Bryan Flewelling moved to Maine to teach, but finding teaching jobs in short supply, he turned to restaurants (his college-and-grad-school side hustle). The White Barn Inn in Kennebunkport—a throwback white-linen-tablecloth restaurant—provided him with the mentorship to build his career in wine. “As long as I could find something that allowed me to learn, I’d stay in the business,” he says. “Wine happened to be that thing.” He’s been with Big Tree Hospitality group for six-and-a-half years, and he now manages the wine for its Portland restaurants. Eventide is a boisterous oyster joint that now has a location in Boston as well.
Tell me about your canned wine program.
Usually I do it in the summertime. Eventide is this bright, breezy, super high-windowed place that has these beautiful blue walls. In the middle, right as you walk in, there’s a giant rock. That rock has been hollowed out and a bunch of ice goes in it and we dump in fifteen kinds of oysters. It’s the first thing you see when you walk in. In the summer, I populate the ice with cans of wine, mostly sparkling. We do something where you can buy four cans for a reduced price and it ends up being a bottle and a half for the price of a bottle. People just crack cans, sit on the patio, and drink them a lot.
I noticed that The Honey Paw (another Big Tree restaurant) has wine on tap: the Channing Daughters Mosaico, the Charles Bieler Sabine Rosé and a Montevelini Sangiovese. What’s the response been to that?
We’ve done keg wine since the beginning of Honey Paw, which is in its third or fourth year. The Sabine Rosé is always on hand: It’s easy-drinking, inexpensive. People don’t ask questions about rosé. They put it in a carafe and drink the whole thing at $8 a glass; in the summer, we’ll go through two to three logs a week, just six barrels going, going, going.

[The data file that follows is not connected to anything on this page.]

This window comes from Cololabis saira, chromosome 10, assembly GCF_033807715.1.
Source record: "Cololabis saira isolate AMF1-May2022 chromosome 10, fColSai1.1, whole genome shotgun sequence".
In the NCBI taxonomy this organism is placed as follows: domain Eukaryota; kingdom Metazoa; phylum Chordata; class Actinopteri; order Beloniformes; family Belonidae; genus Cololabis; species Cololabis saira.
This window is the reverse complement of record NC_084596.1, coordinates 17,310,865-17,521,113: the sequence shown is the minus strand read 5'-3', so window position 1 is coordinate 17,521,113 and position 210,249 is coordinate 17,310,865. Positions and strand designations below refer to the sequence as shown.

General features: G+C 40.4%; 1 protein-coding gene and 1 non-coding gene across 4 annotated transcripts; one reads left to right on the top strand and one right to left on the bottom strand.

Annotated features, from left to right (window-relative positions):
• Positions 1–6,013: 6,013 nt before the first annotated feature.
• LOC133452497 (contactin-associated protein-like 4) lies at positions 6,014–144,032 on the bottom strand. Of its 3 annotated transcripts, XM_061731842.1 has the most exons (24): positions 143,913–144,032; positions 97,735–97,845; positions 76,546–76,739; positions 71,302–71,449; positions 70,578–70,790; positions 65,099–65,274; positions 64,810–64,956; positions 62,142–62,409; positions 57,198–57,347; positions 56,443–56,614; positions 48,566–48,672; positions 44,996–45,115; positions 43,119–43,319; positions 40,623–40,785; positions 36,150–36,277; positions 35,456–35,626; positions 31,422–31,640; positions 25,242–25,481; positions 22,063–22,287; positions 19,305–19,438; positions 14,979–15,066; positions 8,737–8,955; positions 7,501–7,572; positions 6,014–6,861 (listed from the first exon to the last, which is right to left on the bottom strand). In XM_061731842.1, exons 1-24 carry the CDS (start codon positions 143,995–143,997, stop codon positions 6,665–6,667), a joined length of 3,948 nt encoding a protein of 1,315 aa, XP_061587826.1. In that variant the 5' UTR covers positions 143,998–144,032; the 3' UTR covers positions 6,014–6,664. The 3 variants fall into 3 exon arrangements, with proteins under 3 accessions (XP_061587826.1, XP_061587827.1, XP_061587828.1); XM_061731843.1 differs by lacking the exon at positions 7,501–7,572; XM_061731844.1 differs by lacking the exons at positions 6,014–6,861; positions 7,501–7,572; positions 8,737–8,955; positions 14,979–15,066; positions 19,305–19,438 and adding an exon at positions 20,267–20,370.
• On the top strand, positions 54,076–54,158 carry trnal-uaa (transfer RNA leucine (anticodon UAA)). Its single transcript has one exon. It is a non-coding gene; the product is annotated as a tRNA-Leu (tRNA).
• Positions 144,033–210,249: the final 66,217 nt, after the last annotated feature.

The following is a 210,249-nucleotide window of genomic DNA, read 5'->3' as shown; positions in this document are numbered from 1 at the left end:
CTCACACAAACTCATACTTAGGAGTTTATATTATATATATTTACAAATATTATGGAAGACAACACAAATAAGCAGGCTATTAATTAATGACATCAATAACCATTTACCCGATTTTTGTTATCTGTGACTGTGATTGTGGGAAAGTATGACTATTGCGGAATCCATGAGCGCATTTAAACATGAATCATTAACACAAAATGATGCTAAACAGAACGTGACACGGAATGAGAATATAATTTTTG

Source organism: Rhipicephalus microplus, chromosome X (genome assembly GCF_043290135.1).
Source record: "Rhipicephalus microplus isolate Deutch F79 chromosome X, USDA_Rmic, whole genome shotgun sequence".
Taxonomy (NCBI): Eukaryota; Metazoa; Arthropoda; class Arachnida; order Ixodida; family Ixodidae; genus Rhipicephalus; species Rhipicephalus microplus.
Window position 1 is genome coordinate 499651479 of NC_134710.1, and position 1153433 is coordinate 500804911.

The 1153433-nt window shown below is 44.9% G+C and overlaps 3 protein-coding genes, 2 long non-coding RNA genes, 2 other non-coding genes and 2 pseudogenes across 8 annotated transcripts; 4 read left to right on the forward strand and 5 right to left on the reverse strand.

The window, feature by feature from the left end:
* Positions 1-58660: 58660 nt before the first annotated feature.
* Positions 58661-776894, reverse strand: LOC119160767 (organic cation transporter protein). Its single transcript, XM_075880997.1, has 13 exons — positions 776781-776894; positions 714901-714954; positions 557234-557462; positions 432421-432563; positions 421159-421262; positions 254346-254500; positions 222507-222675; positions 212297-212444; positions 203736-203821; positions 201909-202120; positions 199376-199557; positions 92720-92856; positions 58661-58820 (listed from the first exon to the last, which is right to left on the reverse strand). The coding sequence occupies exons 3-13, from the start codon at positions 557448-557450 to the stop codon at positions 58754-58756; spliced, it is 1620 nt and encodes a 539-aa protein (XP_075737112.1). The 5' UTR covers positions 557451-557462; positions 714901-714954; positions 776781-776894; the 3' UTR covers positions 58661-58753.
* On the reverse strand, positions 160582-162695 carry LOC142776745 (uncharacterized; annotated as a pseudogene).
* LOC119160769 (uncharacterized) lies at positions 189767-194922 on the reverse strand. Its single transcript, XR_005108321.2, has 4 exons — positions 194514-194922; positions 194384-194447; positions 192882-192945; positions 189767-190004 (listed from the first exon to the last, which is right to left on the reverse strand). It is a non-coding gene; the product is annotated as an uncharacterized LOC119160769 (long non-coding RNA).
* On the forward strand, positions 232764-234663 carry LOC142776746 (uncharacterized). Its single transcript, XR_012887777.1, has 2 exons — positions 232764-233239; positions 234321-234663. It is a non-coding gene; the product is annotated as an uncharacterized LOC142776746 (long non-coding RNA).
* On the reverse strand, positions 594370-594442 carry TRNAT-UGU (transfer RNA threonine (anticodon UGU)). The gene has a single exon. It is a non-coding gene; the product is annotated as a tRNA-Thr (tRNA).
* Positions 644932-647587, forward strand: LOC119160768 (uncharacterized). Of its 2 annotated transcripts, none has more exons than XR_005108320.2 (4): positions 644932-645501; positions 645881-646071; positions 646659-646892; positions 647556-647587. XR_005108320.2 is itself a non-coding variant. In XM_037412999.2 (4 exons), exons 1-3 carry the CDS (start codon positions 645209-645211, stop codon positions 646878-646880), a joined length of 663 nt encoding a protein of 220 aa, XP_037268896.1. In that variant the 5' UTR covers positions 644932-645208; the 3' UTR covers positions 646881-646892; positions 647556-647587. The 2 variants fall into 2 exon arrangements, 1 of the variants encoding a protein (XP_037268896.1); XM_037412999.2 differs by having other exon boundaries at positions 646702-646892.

The Mosaico is great because it’s sort of big, a little viscous, chewy, tropical and floral. It goes super well with the kick and the spice at the Paw. That’s been pretty well received. The reds don’t move a whole lot. People would rather get something off the list. If they do , they’ll get the house wine. They’re not seeking out keg sangiovese.
[Keg wine] is good especially for people dropping into a simple wine—if they don’t want their wine to do acrobatics of smells and tastes, they just want a simple glass of table wine. I’ve tried boxed wine in the past. That’s been a rougher go. There was a great picpoul in a box and it just moved too slow. People weren’t quite ready for it. But everybody likes a can now. Kegs are clean. It’s a win-win.
Your biggest new success at Eventide was the Field Recordings Dry-Hop Pét-Nat from Paso Robles. The Patrice Colin Pineau d’Aunis pét-nat also cracked the top ten. Why is this style selling so well?
That was probably a result of the staff loving it to bits and pieces. I enjoy a good, not-super-funky pét-nat myself, and I push them a lot at all three restaurants. I think the success has come from us pushing it into the public’s eye. And anything with hops in it does really well. You put hops in something and all the kids think it’s the greatest thing. Then there was the fact that it really tasted good. It was a flowery, bright, peachy pét-nat that was clean even though it had sediment, and it wasn’t ultra-funky. It’s dry-hopped, so it just gets the hop pellets. It’s not bitter; you’re getting green floral accents and pine and things like that.
I think the Patrice Colin did really well because it is a sparkling wine that has a slight copper, pinkish hue. You can get away with drinking red and rosé with your fish. It’s inexpensive, around $40 for the bottle. Plus, turbidity and murk certainly have a happy home in Maine, which oftentimes lags behind the rest of the country in terms of what it’s drinking. The murky, yeasty, slight sedimentation on the bottom is a pull for people, believe it or not. They have the sense that it’s more authentic because it’s not stripped of those things.
You note that a number of Sherries also sold well. Are some of them being sold as dessert wines, or is it the drier wines that move?
I have stuff on the back shelf for people who want something sweet. But none of those are sweet, actually. They work well because people are taking a turn to the oxidize-y, nutty, yeasty kind of wine in general. Also, Fino and oysters is classic. You barely have to sell it. People just do that. I’m about to run a little experiment with dry Rancio Sec and see how people respond to it. I don’t know how they’re going to go with oysters but there are some nice, light Rancios that I think are just as good as Sherry.
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